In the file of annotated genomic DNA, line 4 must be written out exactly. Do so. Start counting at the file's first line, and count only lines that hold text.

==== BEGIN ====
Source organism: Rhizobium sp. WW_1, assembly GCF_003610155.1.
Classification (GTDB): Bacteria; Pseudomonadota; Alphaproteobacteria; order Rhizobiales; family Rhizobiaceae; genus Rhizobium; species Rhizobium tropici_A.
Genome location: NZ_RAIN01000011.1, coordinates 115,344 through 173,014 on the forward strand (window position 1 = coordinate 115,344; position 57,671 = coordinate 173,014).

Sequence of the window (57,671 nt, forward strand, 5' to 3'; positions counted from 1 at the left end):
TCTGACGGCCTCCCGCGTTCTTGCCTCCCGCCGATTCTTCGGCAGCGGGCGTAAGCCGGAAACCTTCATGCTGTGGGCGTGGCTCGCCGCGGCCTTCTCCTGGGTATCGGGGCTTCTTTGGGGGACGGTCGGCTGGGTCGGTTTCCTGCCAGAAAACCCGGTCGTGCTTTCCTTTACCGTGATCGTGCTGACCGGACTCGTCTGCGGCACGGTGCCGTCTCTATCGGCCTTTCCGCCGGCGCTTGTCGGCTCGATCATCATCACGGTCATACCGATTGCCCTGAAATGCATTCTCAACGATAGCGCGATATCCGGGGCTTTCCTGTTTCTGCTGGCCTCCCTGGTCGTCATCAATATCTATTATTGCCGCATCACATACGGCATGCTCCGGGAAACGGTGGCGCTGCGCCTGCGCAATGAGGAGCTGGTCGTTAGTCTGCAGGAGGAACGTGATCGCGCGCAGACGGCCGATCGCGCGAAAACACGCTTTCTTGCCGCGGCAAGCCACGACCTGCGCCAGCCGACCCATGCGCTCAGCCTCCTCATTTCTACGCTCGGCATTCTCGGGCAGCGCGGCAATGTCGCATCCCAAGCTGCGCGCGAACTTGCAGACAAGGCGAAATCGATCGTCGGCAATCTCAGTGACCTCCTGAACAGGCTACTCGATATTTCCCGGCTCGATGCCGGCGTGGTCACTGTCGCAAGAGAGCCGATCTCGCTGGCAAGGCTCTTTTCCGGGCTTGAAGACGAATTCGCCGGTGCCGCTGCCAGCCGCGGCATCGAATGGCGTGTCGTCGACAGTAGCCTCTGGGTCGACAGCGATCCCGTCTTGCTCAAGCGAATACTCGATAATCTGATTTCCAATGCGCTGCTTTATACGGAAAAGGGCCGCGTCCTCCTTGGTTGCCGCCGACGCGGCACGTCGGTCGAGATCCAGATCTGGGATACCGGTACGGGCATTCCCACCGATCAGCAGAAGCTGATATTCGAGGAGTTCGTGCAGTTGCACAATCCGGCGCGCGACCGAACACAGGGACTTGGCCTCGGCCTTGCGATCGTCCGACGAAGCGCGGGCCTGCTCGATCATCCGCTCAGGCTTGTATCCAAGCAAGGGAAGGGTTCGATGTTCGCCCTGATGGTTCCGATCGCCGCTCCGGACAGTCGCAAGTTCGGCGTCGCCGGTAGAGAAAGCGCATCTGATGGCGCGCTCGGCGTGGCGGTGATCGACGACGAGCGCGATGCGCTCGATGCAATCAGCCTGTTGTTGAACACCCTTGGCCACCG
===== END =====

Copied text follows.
Sequence of the window (57,671 nt, forward strand, 5' to 3'; positions counted from 1 at the left end):